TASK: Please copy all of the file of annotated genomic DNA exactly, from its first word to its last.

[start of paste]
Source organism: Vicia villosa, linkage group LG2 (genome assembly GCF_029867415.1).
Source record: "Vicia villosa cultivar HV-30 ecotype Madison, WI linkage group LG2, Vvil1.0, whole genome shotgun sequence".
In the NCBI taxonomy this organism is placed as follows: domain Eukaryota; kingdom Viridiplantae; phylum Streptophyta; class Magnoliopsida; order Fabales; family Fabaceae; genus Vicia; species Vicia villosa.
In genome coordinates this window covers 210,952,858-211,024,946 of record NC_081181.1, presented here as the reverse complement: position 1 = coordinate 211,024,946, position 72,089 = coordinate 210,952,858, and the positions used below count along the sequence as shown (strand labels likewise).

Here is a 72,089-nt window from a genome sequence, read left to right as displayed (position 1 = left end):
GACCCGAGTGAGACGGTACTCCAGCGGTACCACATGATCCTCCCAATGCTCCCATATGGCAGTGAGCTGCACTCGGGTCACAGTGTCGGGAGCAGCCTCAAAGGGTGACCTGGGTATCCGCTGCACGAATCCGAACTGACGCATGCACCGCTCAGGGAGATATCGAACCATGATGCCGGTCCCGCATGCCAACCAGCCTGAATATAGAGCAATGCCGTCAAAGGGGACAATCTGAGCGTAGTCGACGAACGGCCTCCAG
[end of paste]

Source organism: Vicia villosa, linkage group LG2 (genome assembly GCF_029867415.1).
Source record: "Vicia villosa cultivar HV-30 ecotype Madison, WI linkage group LG2, Vvil1.0, whole genome shotgun sequence".
In the NCBI taxonomy this organism is placed as follows: domain Eukaryota; kingdom Viridiplantae; phylum Streptophyta; class Magnoliopsida; order Fabales; family Fabaceae; genus Vicia; species Vicia villosa.
In genome coordinates this window covers 210,952,858-211,024,946 of record NC_081181.1, presented here as the reverse complement: position 1 = coordinate 211,024,946, position 72,089 = coordinate 210,952,858, and the positions used below count along the sequence as shown (strand labels likewise).

Here is a 72,089-nt window from a genome sequence, read left to right as displayed (position 1 = left end):
GACCCGAGTGAGACGGTACTCCAGCGGTACCACATGATCCTCCCAATGCTCCCATATGGCAGTGAGCTGCACTCGGGTCACAGTGTCGGGAGCAGCCTCAAAGGGTGACCTGGGTATCCGCTGCACGAATCCGAACTGACGCATGCACCGCTCAGGGAGATATCGAACCATGATGCCGGTCCCGCATGCCAACCAGCCTGAATATAGAGCAATGCCGTCAAAGGGGACAATCTGAGCGTAGTCGACGAACGGCCTCCAG